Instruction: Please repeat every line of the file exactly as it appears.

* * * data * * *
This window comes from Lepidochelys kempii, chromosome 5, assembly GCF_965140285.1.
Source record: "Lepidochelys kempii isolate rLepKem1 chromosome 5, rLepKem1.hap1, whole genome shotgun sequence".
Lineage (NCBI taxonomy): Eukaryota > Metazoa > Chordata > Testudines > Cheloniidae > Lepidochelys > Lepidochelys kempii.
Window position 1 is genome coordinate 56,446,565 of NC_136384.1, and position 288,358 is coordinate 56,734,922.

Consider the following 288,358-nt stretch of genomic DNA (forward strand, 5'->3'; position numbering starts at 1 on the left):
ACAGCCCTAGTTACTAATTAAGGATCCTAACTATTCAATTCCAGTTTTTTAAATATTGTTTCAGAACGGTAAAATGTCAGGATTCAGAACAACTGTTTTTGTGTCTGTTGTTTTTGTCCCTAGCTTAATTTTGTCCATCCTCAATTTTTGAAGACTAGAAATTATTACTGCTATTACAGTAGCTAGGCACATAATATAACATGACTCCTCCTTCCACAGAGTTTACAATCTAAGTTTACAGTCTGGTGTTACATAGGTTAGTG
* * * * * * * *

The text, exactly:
This window comes from Lepidochelys kempii, chromosome 5, assembly GCF_965140285.1.
Source record: "Lepidochelys kempii isolate rLepKem1 chromosome 5, rLepKem1.hap1, whole genome shotgun sequence".
Lineage (NCBI taxonomy): Eukaryota > Metazoa > Chordata > Testudines > Cheloniidae > Lepidochelys > Lepidochelys kempii.
Window position 1 is genome coordinate 56,446,565 of NC_136384.1, and position 288,358 is coordinate 56,734,922.

Consider the following 288,358-nt stretch of genomic DNA (forward strand, 5'->3'; position numbering starts at 1 on the left):
ACAGCCCTAGTTACTAATTAAGGATCCTAACTATTCAATTCCAGTTTTTTAAATATTGTTTCAGAACGGTAAAATGTCAGGATTCAGAACAACTGTTTTTGTGTCTGTTGTTTTTGTCCCTAGCTTAATTTTGTCCATCCTCAATTTTTGAAGACTAGAAATTATTACTGCTATTACAGTAGCTAGGCACATAATATAACATGACTCCTCCTTCCACAGAGTTTACAATCTAAGTTTACAGTCTGGTGTTACATAGGTTAGTG